Connecting the Dots

When reviewing keynote speaker candidates for the three School Transportation News conferences, I look for a certain “j’ ne sais quoi.” The term literally means, “I don’t know what,” but more commonly, it refers to a positive quality that is difficult to express.

I know these candidates “have it” when I see it, often via a TED talk clip on YouTube or video of presentations on their websites. They don’t have to have previous experience with school buses, although it amazes me how many times we have contracted with a speaker based on their professional lives and successes, only to learn of a profound effect a school bus driver had on them as children. When that happens, it’s really icing on the cake.

What’s most important, is that the speaker is an innovative, out-of-box thinker who can help us meet the core objective of both the magazine and our conferences: Connecting the dots.

STN co-founder Bill Paul once told me that if our articles or workshops teach our readers and attendees one thing they didn’t previously know, then our job is well done. For this month or this conference, at least.

Always leave them wanting more. But provide enough tasty morsels today to ensure they are more than satisfied with takeaways they can implement, or at least use to question the status quo back home.

When I contacted Jim Harris last year while researching options for the STN EXPO Reno, I knew right away he was someone worth working with.

There are few more noble causes in our society than driving, caring for and molding students, as they commute between home and school. Jim instantly was on board with our mission of being the host for industry conversations. He recognized with his detailed knowledge of technology disruption and innovation, that our audience had ears ripe to receive his message.

Jim provides more information on what he discussed in Reno in July, starting on page 30 of this month’s issue. But his 2,000-word essay, no matter how eye-opening, doesn’t do justice to his in-person talks. That’s true for both attendees of the third annual Transportation Directors Summit, where he facilitated conversations on forming strategic alliances in times of change, or the following day in the opening keynote presentation, when he discussed how technology disruption has and is positioned to impact student transportation.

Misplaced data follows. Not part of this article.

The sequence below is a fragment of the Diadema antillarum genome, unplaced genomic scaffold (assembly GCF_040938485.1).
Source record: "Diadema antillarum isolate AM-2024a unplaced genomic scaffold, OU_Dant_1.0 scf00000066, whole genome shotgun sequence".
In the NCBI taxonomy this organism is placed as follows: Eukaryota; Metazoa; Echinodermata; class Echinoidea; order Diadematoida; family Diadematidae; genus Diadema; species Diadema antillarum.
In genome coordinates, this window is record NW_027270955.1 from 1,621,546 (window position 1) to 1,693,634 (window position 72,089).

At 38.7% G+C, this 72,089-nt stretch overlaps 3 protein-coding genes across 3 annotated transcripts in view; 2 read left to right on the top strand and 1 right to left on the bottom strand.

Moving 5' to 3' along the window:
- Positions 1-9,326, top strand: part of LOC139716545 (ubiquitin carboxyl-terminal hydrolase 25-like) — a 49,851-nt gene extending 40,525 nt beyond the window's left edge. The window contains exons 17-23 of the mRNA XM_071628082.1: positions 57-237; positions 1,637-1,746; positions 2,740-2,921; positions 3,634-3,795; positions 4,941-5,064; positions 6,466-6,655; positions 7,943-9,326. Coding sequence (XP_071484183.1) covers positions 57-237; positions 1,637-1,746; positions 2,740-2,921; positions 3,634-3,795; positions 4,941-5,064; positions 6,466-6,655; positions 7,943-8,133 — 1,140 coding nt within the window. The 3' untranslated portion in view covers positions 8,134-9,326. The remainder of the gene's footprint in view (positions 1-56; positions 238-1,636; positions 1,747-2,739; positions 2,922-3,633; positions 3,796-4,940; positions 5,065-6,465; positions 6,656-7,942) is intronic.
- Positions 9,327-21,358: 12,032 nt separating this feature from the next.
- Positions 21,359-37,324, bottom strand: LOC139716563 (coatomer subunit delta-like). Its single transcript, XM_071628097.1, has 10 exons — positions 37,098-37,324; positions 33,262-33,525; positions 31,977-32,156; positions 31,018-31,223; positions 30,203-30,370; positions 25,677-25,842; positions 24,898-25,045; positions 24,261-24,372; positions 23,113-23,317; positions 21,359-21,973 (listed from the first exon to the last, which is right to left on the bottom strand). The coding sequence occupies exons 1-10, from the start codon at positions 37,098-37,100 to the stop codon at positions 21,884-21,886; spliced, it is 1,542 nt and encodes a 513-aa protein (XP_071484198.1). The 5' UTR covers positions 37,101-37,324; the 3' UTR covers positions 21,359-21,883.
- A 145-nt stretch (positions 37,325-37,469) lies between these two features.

One of the most telling results of Jim’s presence in Reno was a comment that an attendee made toward the end of his July 28 keynote. Jim focused much of that interactive session on electric and autonomous vehicles. He discussed the role these are not only playing to redefine how our society functions, but also the promise they hold for this industry. That is, if we collectively welcome innovation with open arms, rather than fight the inevitable with tooth and nail.

The gentleman stood up and told everyone that he is one of many student transporters who has wholeheartedly opposed the emergence of electric school buses. The arguments usually go that EVs are too expensive and too unproven—at least in terms of their operational existence when compared to diesel. But he admitted that Harris opened his eyes that morning to the unrealized potential value that electric power holds for school bus operations.

Indeed, Harris came armed with historical data and comparisons, as well as results from the latest research that flies in the face of arguments on why electric will never work. Certainly, he is an evangelist, but rather than for specific EV manufacturers, Jim advocates staying ahead of the technology curve. He doesn’t want school buses to be the next General Motors, Mercedes-Benz or BlackBerry. Those companies failed to read the tea leaves properly and sat on their laurels, while unforeseen, or more aptly ignored, innovations blew right by and revolutionized our world.

The message espoused by Jim Harris and the reality embraced by many of the people, school districts and companies in this month’s issue, is to stand up and out in front of innovation. Understand what technology will mean to your operations. Use a discerning eye to test new solutions, so you can adopt what works and send the rest back to the drawing board to be improved on.

Technology can be viewed as complicating our lives. Instead, view technology as potential solutions that can support the goal of providing safer and more efficient service for the betterment of over a quarter-million student riders, their parents and our society as a whole.

Editor’s Note: Reprinted from the September Issue of School Transportation News.